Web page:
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Date:	Fri, 25 Jul 2014 13:21:31 -0700
From:	Andy Lutomirski <>
To:	Dave Jones <>,
	Andy Lutomirski <>,
	"Eric W. Biederman" <>,
	Julien Tinnes <>,
	David Drysdale <>,
	Al Viro <>,
	Paolo Bonzini <>,
	LSM List <>,
	Greg Kroah-Hartman <>,
	Paul Moore <>,
	James Morris <>,
	Linux API <>,
	Meredydd Luff <>,
	Christoph Hellwig <>,
	"" <>,
	Kees Cook <>,
	"Theodore Ts'o" <>,
	Henrique de Moraes Holschuh <>,
Subject: Re: General flags to turn things off (getrandom, pid lookup, etc)

On Fri, Jul 25, 2014 at 1:15 PM, Dave Jones <> wrote:
> On Fri, Jul 25, 2014 at 11:30:48AM -0700, Andy Lutomirski wrote:
>  > There is recent interest in having a way to turn generally-available
>  > kernel features off.  Maybe we should add a good one so we can stop
>  > bikeshedding and avoid proliferating dumb interfaces.
>  >
>  > Things that might want to be turn-off-able include:
>  >  - getrandom with GRND_RANDOM [from the getrandom threads]
>  >  - Any lookup of a non-self pid [from the capsicum thread]
>  >  - Any lookup of a pid outside the caller thread group [capsicum]
>  >  - Various architectural things (personal wishlist), e.g.:
>  >     - RDTSC and userspace HPET access
>  >     - CPUID?
>  >     - 32-bit GDT code segments [huge attack surface]
>  >     - 64-bit GDT code segments [probably pointless]
> I'm not sure there's value in disabling cpuid dev interface,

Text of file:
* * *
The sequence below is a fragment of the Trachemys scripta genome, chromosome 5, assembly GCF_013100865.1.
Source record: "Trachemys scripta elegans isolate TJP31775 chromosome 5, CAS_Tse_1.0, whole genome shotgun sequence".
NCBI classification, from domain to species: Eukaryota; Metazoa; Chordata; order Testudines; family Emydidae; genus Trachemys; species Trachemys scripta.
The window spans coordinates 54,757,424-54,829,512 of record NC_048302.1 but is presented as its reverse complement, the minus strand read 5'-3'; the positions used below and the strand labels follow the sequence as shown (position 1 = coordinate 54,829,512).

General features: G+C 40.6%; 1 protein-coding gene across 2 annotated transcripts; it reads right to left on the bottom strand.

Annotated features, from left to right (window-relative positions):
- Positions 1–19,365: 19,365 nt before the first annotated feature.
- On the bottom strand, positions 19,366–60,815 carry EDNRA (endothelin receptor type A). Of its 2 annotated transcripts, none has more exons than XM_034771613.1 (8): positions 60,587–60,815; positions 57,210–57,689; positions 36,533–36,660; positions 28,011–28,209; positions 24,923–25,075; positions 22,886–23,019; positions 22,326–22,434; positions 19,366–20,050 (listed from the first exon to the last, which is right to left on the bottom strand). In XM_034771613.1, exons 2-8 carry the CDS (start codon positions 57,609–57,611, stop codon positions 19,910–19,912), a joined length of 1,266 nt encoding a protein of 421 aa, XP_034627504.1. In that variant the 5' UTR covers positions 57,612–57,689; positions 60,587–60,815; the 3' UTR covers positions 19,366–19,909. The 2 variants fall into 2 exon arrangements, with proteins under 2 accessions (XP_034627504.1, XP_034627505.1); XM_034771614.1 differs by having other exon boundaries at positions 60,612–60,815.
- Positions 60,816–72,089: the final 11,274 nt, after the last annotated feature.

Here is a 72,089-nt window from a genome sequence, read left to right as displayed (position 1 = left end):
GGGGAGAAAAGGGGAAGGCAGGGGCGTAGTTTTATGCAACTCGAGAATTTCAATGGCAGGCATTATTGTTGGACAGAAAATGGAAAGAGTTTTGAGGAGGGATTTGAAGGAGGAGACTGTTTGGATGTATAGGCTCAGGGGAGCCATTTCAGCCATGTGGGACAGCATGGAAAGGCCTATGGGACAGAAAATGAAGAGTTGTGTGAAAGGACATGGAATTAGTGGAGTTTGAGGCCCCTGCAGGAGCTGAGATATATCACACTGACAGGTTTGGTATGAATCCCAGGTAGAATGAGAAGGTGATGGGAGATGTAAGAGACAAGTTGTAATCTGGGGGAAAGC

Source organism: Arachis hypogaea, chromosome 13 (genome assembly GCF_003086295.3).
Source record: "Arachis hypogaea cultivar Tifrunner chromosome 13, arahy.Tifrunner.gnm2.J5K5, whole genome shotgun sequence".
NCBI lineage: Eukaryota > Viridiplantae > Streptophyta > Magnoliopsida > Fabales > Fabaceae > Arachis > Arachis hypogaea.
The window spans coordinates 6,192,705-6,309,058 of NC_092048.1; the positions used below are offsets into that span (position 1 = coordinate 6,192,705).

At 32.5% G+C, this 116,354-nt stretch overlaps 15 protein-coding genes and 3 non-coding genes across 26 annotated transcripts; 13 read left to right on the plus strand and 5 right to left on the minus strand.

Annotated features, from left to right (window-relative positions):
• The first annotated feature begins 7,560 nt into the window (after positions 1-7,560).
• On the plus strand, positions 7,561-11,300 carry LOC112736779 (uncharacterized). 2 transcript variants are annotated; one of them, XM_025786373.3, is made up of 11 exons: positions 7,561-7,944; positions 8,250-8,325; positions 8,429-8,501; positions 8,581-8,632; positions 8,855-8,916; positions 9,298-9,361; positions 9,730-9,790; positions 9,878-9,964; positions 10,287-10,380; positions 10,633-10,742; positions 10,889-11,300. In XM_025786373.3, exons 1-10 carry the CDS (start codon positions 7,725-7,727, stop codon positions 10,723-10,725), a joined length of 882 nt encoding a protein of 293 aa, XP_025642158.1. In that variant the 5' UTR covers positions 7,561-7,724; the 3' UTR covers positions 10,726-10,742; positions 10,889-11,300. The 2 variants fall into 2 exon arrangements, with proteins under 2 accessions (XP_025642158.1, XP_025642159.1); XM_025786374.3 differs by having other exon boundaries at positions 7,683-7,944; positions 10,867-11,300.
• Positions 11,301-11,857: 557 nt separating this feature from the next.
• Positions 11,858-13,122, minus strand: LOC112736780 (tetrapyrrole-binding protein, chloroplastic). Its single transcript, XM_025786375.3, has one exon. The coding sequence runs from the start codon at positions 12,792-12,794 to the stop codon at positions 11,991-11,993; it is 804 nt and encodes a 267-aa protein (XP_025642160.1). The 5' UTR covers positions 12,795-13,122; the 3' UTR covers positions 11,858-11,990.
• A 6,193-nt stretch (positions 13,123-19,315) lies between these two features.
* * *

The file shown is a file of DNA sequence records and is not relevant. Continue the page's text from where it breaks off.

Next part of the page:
> when the instruction is unprivileged.

I meant the CPUID instruction.  Some CPUs have a setting that turns
off the CPUID instruction for user code.  In principle, all VMs can do
this, too, if the hypervisor would be kind enough to help out.

I only mentioned the x86 stuff here to make the point that there are
quite a few possibilities along these lines.  There's actually already
a way to turn off RDTSC, but it's not currently very useful because it
doesn't do the right thing for the vDSO.  That could be fixed, but
there's certainly no reason to make any of the other stuff here wait
for that.

>  > I would propose a new syscall for this:
>  >
>  > long restrict_userspace(int mode, int type, int value, int flags);
> do the restrictions happen system-wide like in say SELinux,
> or only within the calling process, like seccomp ?

The calling process and children, like seccomp.

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